Supporting Mathematics for Young Children through Technology

Supporting Mathematics for Young Children through Technology

Angeline Powell (The University of Memphis, USA) and Beverly B. Ray (Idaho State University, USA)
DOI: 10.4018/978-1-61350-317-1.ch008


We owe a debt to our children. We have failed to prepare our students for global competiveness, especially in mathematics. As educators, we need to think about how we can support all learners at all levels, but perhaps we should begin in the early childhood years and concentrate on mathematics. This chapter is about technology in mathematics in the early childhood years. We write this because we believe that technology can be appropriately used in mathematics in the early years. We note however, that technology, like teacher quality, has profound and systemic problems with equity. We also acknowledge that technology for technology’s sake is not appropriate, particularly during the early years. We are taking responsibility for our debt, as we outline use of the National Association for the Education of Young Children (NAEYC) standards in conjunction with the National Council of Teachers of Mathematics (NCTM) as a framework for mathematics in the early years. We view technology as one means of supporting those standards.
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Introduction: The State Of Mathematics Education In The Usa

International comparisons of students in mathematics indicate that the United States is lagging behind many countries. Trends in International Mathematics and Science Study 2003 (TIMSS 2003) and the Program for International Student Assessment 2003 (PISA 2003) suggested needs for improvement in mathematics education. The TIMSS 2003 reported U. S. eighth graders performed above the international average in all of the mathematics content areas. However when we look carefully at the data, the eighth graders in the US are within a group of nine countries whose averages are not measurably different from one another. Unfortunately, all of these nine countries are in the second performance tier. Moreover, in 6 of the 15 countries that participated in international assessments, fourth graders demonstrated improved performance--the United States was not among those countries (Gonzales, Guzmán, et al., 2004). These reports remind educators there needs to be more reform in mathematics education. If reform is to succeed the greatest efforts should be focused on young children since this is where formal schooling begins. While there are concerted efforts to address literacy in early childhood education, little attention is paid to mathematics in the early years (National Research Council, (NRC) 2009). Until such time as that reform occurs we can expect to see less than successful outcomes in the later years.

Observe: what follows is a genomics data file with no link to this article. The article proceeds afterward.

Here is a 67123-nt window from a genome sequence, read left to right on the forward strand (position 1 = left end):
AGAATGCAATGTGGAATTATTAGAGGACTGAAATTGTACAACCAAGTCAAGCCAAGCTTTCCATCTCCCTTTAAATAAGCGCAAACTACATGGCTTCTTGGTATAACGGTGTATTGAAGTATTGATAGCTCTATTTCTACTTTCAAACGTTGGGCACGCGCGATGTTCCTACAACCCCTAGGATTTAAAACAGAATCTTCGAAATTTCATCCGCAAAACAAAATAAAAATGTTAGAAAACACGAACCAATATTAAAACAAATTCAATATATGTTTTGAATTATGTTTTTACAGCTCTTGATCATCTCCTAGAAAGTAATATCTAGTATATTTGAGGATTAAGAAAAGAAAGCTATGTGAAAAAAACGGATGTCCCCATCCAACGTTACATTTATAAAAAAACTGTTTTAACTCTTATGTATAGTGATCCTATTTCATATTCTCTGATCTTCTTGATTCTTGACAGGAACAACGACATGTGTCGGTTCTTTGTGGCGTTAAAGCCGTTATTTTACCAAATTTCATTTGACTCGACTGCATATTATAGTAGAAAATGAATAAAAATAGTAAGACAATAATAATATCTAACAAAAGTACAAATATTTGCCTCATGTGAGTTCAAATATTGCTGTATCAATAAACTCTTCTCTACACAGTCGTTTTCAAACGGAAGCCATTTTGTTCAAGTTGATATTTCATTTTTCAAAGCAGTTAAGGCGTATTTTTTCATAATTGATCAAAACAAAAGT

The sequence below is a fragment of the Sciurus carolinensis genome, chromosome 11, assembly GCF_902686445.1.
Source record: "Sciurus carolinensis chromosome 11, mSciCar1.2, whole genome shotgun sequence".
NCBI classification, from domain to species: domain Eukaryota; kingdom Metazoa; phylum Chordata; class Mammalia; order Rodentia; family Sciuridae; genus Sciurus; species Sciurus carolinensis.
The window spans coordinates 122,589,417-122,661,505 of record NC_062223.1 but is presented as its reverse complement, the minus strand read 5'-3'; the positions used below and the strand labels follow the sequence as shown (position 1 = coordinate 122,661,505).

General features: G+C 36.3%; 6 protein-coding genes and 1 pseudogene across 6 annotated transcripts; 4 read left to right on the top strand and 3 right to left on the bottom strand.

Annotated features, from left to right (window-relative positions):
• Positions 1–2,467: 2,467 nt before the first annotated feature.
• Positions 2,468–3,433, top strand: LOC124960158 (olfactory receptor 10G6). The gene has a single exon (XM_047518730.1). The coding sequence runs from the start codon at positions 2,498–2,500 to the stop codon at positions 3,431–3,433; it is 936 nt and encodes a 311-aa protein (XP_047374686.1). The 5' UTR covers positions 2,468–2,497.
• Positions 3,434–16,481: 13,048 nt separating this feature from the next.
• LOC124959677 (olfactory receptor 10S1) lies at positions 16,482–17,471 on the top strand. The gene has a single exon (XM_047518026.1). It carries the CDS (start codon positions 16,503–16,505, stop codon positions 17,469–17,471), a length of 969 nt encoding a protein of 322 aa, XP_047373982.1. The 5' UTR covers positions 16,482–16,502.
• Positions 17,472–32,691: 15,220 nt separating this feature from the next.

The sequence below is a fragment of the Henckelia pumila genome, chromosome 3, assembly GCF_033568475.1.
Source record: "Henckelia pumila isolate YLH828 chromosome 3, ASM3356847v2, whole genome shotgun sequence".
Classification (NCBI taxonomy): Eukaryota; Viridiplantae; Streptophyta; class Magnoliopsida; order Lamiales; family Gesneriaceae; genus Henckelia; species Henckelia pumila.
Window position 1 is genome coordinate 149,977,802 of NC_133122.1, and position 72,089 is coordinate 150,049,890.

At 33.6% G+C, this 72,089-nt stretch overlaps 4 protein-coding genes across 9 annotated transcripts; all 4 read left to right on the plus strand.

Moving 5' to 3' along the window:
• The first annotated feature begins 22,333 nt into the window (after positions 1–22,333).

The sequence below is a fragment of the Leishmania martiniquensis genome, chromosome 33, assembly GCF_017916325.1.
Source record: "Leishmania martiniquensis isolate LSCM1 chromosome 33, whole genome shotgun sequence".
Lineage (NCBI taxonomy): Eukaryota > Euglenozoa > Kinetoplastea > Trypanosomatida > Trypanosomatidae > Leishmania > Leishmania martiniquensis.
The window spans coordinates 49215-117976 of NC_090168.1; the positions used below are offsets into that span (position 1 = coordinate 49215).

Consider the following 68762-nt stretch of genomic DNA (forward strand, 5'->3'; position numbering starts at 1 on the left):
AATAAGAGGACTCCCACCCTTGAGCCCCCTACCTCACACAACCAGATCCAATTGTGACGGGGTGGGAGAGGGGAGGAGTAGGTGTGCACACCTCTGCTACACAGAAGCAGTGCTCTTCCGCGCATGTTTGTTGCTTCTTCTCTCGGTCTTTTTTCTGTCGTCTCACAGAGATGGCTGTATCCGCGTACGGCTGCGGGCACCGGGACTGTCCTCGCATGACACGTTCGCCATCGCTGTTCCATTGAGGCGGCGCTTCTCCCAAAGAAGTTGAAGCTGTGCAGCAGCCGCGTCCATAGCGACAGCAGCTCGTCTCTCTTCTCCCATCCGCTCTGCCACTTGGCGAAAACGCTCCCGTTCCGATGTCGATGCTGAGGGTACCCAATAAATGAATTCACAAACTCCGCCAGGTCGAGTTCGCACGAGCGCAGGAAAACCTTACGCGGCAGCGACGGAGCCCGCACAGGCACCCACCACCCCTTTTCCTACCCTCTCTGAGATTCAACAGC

After reading this chapter the reader should have a better understanding of how technology can support mathematics learning in early childhood environments. This should include:

  • Teaching to address issues of socio-cultural environments

  • Mathematics standards for young children

  • Technology integration



If we are to prepare children for a global society we must also understand how children learn and how technology can be used to prepare young children in mathematics. Technology and mathematics education, along with science education, are main concerns as these are the fields that drive economic innovation globally. Like mathematics and science education, technology education is rapidly moving toward a more collaborative, problem based approach to learning that is based on learning theory and the use of authentic situations and problems (Black & Atkins, 1996). In fact, the learning promoted by technology is the same learning needed for success in our global society (Greenfield, et al., Shaffer & Gee, 2008). Technology engages young learners in authentic tasks that mirror the way professionals identify and solve problems (Shaffer & Gee, 2008). Use of technology allows young learners to use the same or similar tools as those used by professionals in the world of work (Edelson, Gordin, & Pea, 1997).

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